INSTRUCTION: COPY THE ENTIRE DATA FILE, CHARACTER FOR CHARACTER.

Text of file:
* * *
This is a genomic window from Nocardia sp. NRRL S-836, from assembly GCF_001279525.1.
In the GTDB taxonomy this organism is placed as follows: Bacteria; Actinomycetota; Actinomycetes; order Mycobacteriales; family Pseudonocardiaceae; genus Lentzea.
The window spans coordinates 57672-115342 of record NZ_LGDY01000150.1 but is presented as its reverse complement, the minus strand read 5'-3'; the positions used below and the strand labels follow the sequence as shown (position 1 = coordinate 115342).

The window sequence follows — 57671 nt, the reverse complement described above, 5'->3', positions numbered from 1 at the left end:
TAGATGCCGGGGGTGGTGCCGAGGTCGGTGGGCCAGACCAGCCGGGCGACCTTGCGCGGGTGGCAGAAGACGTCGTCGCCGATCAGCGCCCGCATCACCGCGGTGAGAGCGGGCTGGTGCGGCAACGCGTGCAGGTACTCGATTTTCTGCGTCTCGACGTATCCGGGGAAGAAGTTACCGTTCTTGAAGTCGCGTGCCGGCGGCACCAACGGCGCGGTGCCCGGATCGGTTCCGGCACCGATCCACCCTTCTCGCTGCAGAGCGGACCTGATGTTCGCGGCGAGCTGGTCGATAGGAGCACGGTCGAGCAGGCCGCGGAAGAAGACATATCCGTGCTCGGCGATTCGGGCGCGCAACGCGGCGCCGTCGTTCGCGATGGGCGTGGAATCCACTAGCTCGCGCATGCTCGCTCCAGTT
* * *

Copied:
This is a genomic window from Nocardia sp. NRRL S-836, from assembly GCF_001279525.1.
In the GTDB taxonomy this organism is placed as follows: Bacteria; Actinomycetota; Actinomycetes; order Mycobacteriales; family Pseudonocardiaceae; genus Lentzea.
The window spans coordinates 57672-115342 of record NZ_LGDY01000150.1 but is presented as its reverse complement, the minus strand read 5'-3'; the positions used below and the strand labels follow the sequence as shown (position 1 = coordinate 115342).

The window sequence follows — 57671 nt, the reverse complement described above, 5'->3', positions numbered from 1 at the left end:
TAGATGCCGGGGGTGGTGCCGAGGTCGGTGGGCCAGACCAGCCGGGCGACCTTGCGCGGGTGGCAGAAGACGTCGTCGCCGATCAGCGCCCGCATCACCGCGGTGAGAGCGGGCTGGTGCGGCAACGCGTGCAGGTACTCGATTTTCTGCGTCTCGACGTATCCGGGGAAGAAGTTACCGTTCTTGAAGTCGCGTGCCGGCGGCACCAACGGCGCGGTGCCCGGATCGGTTCCGGCACCGATCCACCCTTCTCGCTGCAGAGCGGACCTGATGTTCGCGGCGAGCTGGTCGATAGGAGCACGGTCGAGCAGGCCGCGGAAGAAGACATATCCGTGCTCGGCGATTCGGGCGCGCAACGCGGCGCCGTCGTTCGCGATGGGCGTGGAATCCACTAGCTCGCGCATGCTCGCTCCAGTT